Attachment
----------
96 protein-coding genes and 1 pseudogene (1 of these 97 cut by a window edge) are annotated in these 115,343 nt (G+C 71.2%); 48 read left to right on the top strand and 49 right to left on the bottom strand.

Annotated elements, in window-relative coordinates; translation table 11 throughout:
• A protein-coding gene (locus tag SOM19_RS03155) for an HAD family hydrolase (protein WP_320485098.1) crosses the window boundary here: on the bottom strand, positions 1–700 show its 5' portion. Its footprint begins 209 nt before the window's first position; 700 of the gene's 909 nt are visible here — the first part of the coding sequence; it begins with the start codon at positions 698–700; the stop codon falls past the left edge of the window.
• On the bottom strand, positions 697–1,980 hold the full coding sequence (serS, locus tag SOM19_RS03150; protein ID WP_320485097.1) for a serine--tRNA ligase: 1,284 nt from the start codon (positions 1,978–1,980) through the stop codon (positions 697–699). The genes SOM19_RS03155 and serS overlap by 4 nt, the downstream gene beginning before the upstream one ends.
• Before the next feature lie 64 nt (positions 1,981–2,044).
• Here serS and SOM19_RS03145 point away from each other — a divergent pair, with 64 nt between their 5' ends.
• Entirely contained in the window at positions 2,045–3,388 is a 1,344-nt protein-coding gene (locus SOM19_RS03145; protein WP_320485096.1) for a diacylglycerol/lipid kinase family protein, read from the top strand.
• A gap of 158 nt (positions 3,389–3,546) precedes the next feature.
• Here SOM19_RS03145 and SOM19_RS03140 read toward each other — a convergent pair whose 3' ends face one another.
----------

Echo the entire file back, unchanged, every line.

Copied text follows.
96 protein-coding genes and 1 pseudogene (1 of these 97 cut by a window edge) are annotated in these 115,343 nt (G+C 71.2%); 48 read left to right on the top strand and 49 right to left on the bottom strand.

Annotated elements, in window-relative coordinates; translation table 11 throughout:
• A protein-coding gene (locus tag SOM19_RS03155) for an HAD family hydrolase (protein WP_320485098.1) crosses the window boundary here: on the bottom strand, positions 1–700 show its 5' portion. Its footprint begins 209 nt before the window's first position; 700 of the gene's 909 nt are visible here — the first part of the coding sequence; it begins with the start codon at positions 698–700; the stop codon falls past the left edge of the window.
• On the bottom strand, positions 697–1,980 hold the full coding sequence (serS, locus tag SOM19_RS03150; protein ID WP_320485097.1) for a serine--tRNA ligase: 1,284 nt from the start codon (positions 1,978–1,980) through the stop codon (positions 697–699). The genes SOM19_RS03155 and serS overlap by 4 nt, the downstream gene beginning before the upstream one ends.
• Before the next feature lie 64 nt (positions 1,981–2,044).
• Here serS and SOM19_RS03145 point away from each other — a divergent pair, with 64 nt between their 5' ends.
• Entirely contained in the window at positions 2,045–3,388 is a 1,344-nt protein-coding gene (locus SOM19_RS03145; protein WP_320485096.1) for a diacylglycerol/lipid kinase family protein, read from the top strand.
• A gap of 158 nt (positions 3,389–3,546) precedes the next feature.
• Here SOM19_RS03145 and SOM19_RS03140 read toward each other — a convergent pair whose 3' ends face one another.